Thus, a Christian philosophy of education rests on two presuppositions which are both logically coherent and tangibly applicable to reality. This important since it has been argued that a correct theology should be at the base of all Christian thought (Hayes, 1970). These assertions are bold and therefore, must be defended. Although it is not within the scope of this paper to rigorously defend these principles, I will sketch a brief defense. A number of defenses could be given from the history of philosophy by demonstrating the inadequacy of other philosophical systems or demonstrating the cogency of those premises which lead to the above presuppositions. Yet, the clearest and most acute way to clear the playing field of alternate views is to demonstrate the argument analytically. As Gordon Weaver (1990) has pointed out, the logical form of the presuppositional Christian argument is the disjunctive argument (P or Q, not P, therefore, Q).

(1) The non-Christian presuppositions are true or the Christian presuppositions are true.

(2) The non-Christian presuppositions cannot be true because they do not adequately account for what is or what we know.

(3) Therefore, the Christian presuppositions are true.

Probably the most basic form of argument to support the above second premise is the reductio ad absurdum (If P then not P). This (If P then not P) seems strange, but can be illustrated in the following way. If there is a largest integer, there is not a largest integer. This is true because you can always add one more number to an integer; thus, the concept of a largest integer is incoherent. The Christian may reason in this way:

If there is no Word of God then there is no basis for certain knowledge about anything and no basis for rationality or for our thinking to correspond to reality. Thus, God and His authoritative Word must exist. Thus, the ground in the middle is to be cleared; either there is full-orbed Christian theism or utter nihilism ("nothingism," no values, meaning or reason).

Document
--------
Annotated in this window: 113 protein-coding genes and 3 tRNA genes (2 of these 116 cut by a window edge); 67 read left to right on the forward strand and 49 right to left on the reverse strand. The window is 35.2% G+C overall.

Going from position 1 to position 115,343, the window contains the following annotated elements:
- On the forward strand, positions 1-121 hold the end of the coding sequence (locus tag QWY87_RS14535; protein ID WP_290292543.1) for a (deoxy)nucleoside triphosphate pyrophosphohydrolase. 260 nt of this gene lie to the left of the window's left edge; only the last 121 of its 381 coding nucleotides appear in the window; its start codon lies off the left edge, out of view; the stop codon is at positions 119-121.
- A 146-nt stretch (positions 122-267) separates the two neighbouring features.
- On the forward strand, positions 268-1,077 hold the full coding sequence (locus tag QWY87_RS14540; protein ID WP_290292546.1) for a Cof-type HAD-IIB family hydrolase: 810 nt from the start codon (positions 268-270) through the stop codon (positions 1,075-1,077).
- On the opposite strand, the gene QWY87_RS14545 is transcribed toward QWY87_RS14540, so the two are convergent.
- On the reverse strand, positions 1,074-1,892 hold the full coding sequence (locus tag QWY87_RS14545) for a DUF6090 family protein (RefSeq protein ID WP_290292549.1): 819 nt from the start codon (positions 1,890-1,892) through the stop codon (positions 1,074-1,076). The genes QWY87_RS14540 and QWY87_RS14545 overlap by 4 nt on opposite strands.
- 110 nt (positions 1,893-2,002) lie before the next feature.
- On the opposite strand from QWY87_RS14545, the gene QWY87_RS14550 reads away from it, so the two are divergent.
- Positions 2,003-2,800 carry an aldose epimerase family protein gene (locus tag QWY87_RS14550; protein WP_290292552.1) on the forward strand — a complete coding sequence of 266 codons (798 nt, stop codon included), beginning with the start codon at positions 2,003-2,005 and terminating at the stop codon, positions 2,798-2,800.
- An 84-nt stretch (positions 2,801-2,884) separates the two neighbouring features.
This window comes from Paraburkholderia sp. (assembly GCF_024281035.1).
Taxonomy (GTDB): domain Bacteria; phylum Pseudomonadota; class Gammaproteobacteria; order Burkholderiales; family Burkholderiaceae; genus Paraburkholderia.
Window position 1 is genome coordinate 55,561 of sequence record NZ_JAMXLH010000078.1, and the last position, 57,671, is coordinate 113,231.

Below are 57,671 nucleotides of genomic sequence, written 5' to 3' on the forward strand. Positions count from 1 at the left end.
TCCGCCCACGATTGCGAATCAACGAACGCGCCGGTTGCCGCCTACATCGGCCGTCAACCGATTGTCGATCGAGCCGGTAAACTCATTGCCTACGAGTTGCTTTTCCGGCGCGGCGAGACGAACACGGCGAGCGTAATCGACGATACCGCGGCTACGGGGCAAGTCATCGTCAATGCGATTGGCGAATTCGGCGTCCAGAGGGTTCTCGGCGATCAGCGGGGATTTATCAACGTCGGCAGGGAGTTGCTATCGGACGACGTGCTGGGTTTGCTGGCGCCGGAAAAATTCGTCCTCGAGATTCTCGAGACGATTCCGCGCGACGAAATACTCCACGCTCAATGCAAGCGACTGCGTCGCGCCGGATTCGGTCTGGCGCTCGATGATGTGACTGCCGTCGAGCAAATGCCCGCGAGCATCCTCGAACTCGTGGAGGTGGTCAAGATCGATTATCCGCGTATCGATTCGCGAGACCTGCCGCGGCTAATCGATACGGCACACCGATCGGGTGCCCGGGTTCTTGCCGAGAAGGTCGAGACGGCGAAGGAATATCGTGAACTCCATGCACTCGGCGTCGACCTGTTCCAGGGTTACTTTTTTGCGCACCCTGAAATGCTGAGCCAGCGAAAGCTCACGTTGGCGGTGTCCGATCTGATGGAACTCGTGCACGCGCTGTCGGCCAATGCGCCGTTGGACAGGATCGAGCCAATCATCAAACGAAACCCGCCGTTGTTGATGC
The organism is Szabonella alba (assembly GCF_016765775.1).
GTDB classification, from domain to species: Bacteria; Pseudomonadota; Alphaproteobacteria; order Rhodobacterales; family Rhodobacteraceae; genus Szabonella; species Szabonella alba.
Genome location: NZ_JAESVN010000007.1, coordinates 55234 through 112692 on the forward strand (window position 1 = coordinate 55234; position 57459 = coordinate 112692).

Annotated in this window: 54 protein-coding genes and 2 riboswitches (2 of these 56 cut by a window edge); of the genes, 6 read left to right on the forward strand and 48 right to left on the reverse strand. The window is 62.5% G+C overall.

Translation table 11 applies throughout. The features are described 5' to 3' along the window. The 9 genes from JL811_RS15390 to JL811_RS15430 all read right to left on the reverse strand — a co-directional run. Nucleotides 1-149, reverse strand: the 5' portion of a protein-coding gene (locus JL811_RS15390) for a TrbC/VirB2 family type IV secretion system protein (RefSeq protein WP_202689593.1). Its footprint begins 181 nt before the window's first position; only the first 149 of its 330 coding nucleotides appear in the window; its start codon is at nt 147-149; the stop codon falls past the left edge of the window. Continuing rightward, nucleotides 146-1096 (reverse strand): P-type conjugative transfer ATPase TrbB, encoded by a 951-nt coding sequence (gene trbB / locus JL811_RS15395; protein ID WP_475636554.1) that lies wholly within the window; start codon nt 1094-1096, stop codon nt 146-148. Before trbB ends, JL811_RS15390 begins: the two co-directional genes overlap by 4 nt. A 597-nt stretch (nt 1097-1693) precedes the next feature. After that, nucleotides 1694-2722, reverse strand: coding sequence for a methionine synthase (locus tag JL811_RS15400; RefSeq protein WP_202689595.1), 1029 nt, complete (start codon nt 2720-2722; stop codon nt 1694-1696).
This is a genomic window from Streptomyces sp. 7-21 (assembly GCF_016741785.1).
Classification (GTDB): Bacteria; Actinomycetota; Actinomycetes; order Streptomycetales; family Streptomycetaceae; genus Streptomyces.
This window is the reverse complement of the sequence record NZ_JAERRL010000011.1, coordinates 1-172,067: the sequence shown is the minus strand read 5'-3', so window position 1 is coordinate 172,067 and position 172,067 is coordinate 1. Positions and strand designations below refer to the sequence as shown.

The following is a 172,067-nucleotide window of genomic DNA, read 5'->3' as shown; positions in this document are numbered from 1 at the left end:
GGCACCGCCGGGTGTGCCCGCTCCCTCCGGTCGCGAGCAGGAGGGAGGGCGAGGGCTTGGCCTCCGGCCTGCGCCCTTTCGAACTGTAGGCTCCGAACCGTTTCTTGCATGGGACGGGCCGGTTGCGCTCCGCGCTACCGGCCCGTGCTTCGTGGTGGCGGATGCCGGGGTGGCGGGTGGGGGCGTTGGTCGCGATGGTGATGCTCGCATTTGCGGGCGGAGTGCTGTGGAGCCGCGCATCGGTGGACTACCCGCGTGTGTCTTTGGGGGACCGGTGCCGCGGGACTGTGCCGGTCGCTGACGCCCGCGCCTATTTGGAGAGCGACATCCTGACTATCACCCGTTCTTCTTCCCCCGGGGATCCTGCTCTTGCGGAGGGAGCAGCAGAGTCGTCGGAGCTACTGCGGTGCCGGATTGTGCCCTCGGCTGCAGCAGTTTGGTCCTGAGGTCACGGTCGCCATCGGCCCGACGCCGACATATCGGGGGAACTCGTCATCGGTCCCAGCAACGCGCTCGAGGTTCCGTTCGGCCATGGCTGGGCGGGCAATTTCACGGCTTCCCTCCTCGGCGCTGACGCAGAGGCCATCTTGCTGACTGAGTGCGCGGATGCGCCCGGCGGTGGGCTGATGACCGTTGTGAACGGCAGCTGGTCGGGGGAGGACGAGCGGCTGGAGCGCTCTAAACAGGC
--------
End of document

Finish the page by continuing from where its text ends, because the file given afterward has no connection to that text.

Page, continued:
At this point the critic may be tempted to respond conceding that ultimately only two views exist, theism or nihilism, but say, "Ok, I'm a nihilist." Such a confession would end the argument in the Christian's favor since a nihilist can have no basis for communication for reality is incoherent. Nor can the nihilist have rationality since everything is random. Further, the nihilist can have no motivation for argument since there are no values. And the nihilist cannot win the argument since there is no truth to arbitrate.

This brief defense is inadequate as a full apologetic. However, I have sought to sketch a basis for confidence in the most basic Christian presuppositions which form the bedrock for a philosophy of education and finally, a philosophy of adult education.


As a result of knowing a certain basis for reality, a world view can be established. An articulated world view is an attempt to view reality as integrated. In the Christian world view, if I have reasoned correctly, no view is forced upon the world, but rather when we think correctly about the world we are thinking God's thoughts after Him. This would follow logically from the presupposition of His existence and absoluteness. Within the ark of the Christian world view, education floats. I stress these foundations before launching into the educational aspects so as to elucidate the rational coherency of Christianity and further, the use of a term modified by the adjective "Christian" (e.g., Christian education).


While this sketch is hardly more than a sketch it has nonetheless served an elucidating function in my thinking, if nothing else. I will conclude, then, by giving some principles which serve to guide the church's purposes in program planning.

The following are guidelines which will help the church apply the above philosophical sketch. This kind of outgrowth of philosophy, a kind of policy/philosophy, will hopefully bring together certain implications not previously illumined. Christian adult education in the meetings of the church should:

(1) (Prescriptional) Fulfill its biblical mandates.

(2) (Biblical) Make the Scripture foundational, central, and authoritative, and thus, relevant to life.

(3) (Spiritual) Recognize the Holy Spirit as the dynamic force within Christian education-- convicting, indwelling, guiding, and teaching.

(4) (Participational) See all believers as students actively participating in the process, whether in age-divisional or age-integrated settings.

(5) (Gifted) See all believing learners as gifted by the Spirit and contributing to the Body.(6) (Equip) Seek to equip all believers to do the work of the ministry.

(7) (Model) See the teacher/facilitator function as communicator, guide, and example, not simply giving information.